It’s all been rather quiet on the mobile TV front in Europe recently, so it’s good to see that Norway, not content with having a runaway success with a teen idol violinist in the annual bloc voting exercise that is the Eurovision Song Contest, has doubled up by becoming the first European country this year to launch a mobile TV service, and a DMB service at that.
MiniTV – a joint venture between Norwegian broadcasters NRK, TV 2 and Modern Times Group (MTG) – currently offers six TV channels, free of charge, to those subscribers in the Greater Oslo area with a DMB-enabled handset or multimedia player. The plan is then to roll out additional, interactive services – including VOD and traffic information – by the end of 2009; pay TV channels are expected to be available in the medium term.
While this activity is a welcome boost for mobile TV – contrast this with the situation in France where plans to deploy a dedicated network have stalled yet again – one wonders whether the service will generate significant revenues, even in the longer term.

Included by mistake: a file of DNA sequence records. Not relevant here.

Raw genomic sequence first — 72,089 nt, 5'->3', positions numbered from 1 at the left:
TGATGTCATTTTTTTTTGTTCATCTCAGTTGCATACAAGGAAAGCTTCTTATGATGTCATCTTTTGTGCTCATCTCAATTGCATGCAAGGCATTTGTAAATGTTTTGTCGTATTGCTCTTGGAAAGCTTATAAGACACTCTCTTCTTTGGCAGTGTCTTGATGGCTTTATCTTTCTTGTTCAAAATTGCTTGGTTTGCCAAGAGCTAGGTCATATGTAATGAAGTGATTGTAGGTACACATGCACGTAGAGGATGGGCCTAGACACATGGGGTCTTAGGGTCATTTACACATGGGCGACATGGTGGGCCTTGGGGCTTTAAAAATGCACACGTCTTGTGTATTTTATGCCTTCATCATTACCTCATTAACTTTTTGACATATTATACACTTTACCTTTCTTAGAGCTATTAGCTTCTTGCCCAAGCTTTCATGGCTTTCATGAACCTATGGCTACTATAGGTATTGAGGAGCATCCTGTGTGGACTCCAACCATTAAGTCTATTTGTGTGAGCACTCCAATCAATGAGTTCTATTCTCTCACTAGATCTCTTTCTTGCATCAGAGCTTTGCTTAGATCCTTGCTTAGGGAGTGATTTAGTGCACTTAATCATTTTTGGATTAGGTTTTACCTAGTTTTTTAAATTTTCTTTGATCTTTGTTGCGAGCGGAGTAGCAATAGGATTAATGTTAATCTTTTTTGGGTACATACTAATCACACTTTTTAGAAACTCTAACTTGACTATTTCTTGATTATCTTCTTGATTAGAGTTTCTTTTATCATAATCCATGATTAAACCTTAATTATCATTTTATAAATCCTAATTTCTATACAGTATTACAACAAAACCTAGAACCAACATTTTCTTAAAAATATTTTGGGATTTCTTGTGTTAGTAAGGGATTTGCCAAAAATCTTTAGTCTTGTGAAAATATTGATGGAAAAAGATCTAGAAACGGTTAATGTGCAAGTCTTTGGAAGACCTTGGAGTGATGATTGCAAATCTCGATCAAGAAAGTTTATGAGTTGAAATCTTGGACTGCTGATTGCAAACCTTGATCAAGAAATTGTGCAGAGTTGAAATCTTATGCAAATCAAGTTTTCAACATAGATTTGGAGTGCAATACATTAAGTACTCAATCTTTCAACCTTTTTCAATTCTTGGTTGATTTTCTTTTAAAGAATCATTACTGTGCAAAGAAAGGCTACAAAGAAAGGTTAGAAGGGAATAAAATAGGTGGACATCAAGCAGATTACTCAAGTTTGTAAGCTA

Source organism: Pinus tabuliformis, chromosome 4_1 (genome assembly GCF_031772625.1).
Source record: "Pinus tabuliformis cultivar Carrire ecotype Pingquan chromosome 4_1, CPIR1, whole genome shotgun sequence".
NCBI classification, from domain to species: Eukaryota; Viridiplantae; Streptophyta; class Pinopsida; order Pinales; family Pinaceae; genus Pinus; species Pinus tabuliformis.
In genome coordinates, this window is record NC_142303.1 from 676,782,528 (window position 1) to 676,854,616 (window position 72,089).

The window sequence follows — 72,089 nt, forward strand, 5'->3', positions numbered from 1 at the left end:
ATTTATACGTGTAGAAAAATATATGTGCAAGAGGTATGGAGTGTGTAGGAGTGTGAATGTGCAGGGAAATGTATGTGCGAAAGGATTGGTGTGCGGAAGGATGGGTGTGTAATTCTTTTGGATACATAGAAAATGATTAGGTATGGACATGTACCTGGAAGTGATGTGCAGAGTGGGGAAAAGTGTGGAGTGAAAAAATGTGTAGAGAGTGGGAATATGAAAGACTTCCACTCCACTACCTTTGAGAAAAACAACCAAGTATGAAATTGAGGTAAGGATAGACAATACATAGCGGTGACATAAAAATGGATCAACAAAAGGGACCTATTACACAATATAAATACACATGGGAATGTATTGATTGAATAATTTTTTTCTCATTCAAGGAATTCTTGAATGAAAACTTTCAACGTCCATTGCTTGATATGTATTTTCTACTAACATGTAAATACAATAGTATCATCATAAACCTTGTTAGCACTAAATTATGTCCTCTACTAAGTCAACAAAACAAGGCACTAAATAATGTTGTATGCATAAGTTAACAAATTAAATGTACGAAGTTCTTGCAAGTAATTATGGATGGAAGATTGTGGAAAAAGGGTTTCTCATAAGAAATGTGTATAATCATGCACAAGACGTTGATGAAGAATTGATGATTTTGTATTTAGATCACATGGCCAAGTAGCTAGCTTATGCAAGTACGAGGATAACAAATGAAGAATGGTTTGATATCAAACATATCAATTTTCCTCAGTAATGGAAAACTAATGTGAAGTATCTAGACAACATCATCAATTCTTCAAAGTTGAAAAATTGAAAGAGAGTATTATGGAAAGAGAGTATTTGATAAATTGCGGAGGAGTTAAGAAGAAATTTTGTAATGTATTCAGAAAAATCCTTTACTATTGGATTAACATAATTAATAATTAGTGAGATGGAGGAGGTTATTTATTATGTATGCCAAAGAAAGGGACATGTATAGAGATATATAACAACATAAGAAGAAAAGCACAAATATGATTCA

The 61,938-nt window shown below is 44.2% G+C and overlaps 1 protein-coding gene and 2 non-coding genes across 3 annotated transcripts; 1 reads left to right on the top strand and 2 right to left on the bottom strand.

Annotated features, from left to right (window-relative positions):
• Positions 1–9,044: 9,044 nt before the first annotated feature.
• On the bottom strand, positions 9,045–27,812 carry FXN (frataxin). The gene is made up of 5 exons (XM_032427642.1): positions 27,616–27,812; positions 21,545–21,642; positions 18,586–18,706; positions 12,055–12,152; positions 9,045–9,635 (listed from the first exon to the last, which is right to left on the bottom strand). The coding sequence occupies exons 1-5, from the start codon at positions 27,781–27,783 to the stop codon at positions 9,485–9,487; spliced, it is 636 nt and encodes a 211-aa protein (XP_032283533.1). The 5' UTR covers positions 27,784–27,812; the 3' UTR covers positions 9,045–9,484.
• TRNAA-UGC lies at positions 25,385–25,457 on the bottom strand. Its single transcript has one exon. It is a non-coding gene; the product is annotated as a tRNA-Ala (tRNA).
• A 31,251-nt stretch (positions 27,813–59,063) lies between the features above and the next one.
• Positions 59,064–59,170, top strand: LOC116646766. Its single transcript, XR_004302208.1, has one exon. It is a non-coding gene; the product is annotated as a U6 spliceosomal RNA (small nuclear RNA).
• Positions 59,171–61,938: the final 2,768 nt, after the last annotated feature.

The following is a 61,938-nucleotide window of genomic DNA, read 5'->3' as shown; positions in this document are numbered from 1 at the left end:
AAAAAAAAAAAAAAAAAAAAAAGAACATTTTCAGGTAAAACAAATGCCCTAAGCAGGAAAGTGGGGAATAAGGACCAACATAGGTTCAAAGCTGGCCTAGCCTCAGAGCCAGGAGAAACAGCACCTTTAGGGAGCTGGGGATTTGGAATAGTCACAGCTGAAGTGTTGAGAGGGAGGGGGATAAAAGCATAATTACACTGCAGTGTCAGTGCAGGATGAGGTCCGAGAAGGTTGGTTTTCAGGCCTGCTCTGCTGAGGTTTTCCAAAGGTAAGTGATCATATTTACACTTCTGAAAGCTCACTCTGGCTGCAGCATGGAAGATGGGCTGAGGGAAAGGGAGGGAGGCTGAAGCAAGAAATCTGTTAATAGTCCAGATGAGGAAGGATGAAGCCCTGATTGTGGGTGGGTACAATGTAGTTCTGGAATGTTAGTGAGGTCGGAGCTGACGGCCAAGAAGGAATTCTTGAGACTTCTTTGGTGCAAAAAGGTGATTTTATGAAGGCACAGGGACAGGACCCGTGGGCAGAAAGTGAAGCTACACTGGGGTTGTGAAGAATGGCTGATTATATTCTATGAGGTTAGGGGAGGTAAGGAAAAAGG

First of all, potential subscriber base. Norway has around five million mobile subscribers. Maybe twenty or so of these currently have handsets capable of receiving DMB signals, and these are the journalists and broadcasters who were given them at the launch party. For the rest of the population to access this service, they will be obliged to buy a compatible handset (there are not many of them out there at the moment) or a receiver: I would therefore venture to suggest that only a small minority of handset churn in Norway will be accounted for by T-DMB-enabled devices, and that thus it will take several years before a penetration rate of even five per cent is achieved.
Secondly, only a minority – a small minority – of these are likely to subscribe to the pay TV channels. T-DMB has advantages – its specifications are particularly suited to Norway’s topography – but channel capacity is markedly lower than those of some of its rivals. In short, only a limited number of pay TV channels are likely to be available.
That said, and having spent the past two paragraphs being a killjoy and raining on Norway’s parade, there are precedents for widespread adoption – provided, that is, you get the handset vendors on board, which would be no mean feat. They managed it in Japan – most handsets sold now have one-seg capabilities. The problem for Norway is that most handset vendors have yet to be convinced that T-DMB is a horse worth backing.
Unlike Eurovision, the jury’s still out on this one...